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Festivals, Tourism and Social Change November 26, 2008

Posted by goldblatt in General Studies.
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5164v6df2el_bo2204203200_pisitb-sticker-arrow-clicktopright35-76_aa240_sh20_ou02_This book provides a fascinating anthropological look at festivals and events around the world that have conflicting relationships with tourism. There is a neat introduction which examines the modern roles of festivals and events with regards to social change, and then we are off to the races, with 15 great case studies on interesting events that create / experience social change because of / in spite of “tourism.” The G8 Summit Protests in Quebec are analysed as a counter-culture movement discredited by some as a tourist activity, but which actually have a much more complex relationship with tourism and festival theories. On that note, the evolving face of Gay Pride festivals are analysed with the same concerns about consumerist tourism versus subversive politics. I also enjoyed the case study analysis of the Edinburgh Mela, which looks at the positioning of this organic festival alongside more commercial ventures. In summation, this is an easy-to-read book with a nice selection of thoughtful and entertaining case studies.


ethno-techno November 11, 2008

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possessionritual_lo1i was familiar with the iconic performance art of Guillermo Gomez-Pena but had no idea he was such an accomplished writer and scholar of the madness that is modern life. This book is a treat, and apparently he has published a few before. Part academic performance theory university level post social dialogue, part post apocalyptic provocative performance poetry, ALL NOURISHING.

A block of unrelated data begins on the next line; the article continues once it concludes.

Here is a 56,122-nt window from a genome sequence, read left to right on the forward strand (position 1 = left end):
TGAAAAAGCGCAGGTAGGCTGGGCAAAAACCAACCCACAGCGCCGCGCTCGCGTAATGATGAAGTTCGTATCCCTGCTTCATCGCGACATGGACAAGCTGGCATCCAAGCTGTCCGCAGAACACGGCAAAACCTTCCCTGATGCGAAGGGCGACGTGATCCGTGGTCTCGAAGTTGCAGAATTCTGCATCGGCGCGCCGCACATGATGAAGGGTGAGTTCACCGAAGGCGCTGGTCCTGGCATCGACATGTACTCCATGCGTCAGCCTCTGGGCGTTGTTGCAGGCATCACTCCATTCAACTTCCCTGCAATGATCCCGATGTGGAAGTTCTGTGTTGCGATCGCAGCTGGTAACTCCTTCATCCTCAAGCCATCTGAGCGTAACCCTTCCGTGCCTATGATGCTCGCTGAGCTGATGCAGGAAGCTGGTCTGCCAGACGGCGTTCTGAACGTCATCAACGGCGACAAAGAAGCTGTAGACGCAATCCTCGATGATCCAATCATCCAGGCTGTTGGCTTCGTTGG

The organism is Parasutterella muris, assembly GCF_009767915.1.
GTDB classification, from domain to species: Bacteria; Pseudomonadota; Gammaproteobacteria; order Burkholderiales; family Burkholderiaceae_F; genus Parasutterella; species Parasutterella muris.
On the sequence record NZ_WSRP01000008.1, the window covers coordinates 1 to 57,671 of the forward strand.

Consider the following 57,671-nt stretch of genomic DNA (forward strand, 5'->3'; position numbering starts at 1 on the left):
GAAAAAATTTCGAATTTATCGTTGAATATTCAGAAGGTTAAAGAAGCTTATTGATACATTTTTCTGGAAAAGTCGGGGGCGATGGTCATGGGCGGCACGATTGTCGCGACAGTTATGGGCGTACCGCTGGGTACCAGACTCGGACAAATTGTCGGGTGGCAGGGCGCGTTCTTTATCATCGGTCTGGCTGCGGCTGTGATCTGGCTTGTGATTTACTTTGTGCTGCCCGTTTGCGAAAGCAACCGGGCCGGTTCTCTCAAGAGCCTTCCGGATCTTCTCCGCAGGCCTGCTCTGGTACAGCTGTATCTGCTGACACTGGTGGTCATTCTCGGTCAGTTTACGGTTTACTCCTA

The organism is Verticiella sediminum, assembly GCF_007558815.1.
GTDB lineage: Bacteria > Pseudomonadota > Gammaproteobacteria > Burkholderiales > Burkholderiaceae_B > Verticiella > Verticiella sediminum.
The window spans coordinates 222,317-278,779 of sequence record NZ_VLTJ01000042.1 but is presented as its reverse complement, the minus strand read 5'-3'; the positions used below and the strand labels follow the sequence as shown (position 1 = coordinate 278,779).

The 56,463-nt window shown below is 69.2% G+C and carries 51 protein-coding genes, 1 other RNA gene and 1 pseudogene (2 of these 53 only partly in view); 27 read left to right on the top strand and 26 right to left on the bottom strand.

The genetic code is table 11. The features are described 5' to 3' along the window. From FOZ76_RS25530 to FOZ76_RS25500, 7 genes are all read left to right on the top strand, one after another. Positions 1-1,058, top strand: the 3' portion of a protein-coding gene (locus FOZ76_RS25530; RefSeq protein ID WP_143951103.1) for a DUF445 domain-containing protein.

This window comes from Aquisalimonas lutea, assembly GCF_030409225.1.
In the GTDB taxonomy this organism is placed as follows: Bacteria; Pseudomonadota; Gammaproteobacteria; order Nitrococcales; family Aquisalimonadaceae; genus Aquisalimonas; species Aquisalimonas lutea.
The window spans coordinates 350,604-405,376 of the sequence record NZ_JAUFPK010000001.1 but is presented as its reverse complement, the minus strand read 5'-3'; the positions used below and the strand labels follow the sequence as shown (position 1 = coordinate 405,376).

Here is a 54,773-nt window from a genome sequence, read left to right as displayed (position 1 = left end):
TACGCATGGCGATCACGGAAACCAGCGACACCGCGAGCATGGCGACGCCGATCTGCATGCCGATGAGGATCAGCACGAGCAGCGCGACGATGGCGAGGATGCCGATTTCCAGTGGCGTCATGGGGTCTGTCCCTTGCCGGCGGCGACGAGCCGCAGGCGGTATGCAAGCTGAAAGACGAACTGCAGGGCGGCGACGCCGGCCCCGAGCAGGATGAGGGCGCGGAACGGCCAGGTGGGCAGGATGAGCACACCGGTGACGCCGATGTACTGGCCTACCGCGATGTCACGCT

This is a brilliant read for anyone interested in art and identity. Gomez-Pena is frank and self conscious about the intersections between the world of ideas and the world of commerce; the book provides an excellent and hilarious road-trip through the modern artist’s journey to sustain him/her/itself through art. Of much note is his lament to the thief who steals his laptop. Of more note are references to activities like crashing the Metropolitan Museum of Art with a dominatrix leading him around on a leash while he is dressed like a crazy primitive/futuristic Mexican identity crisis.

Festivals Mean Business September 27, 2008

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This is a research report for the British Arts Festivals Association (BAFA) from 2000, subtitled “The shape of Arts Festivals in the UK.”

On their website you can download the 2008 version of this report, which I have not yet read but will. I hope that it provides more analysis than the 2000 report, which presents excellent statistics which have been thoroughly checked and qualified. The report, however, does little to present the significance of these statistics and what they might mean for the festival industry.

They would do good by checking out Theatre Facts, annually presented by the American team Theatre Communications Group. Theatre Facts tells you directly where the business is at and backs it up with the statistics.

Scotland Creative Nation March 1, 2008

Posted by goldblatt in Film School, General Studies, Theatre Department.
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getjimdyson_sultan460.jpgexperienced a lot of great stuff and a lot of baloney at the Scottish Arts Council Cultural Summit 2008: Scotland Creative Nation. Overall, it was a fantastic event and I am truly lucky to be in such a creative nation where the arts are valued and well shepherded by the arts council. good work arts council.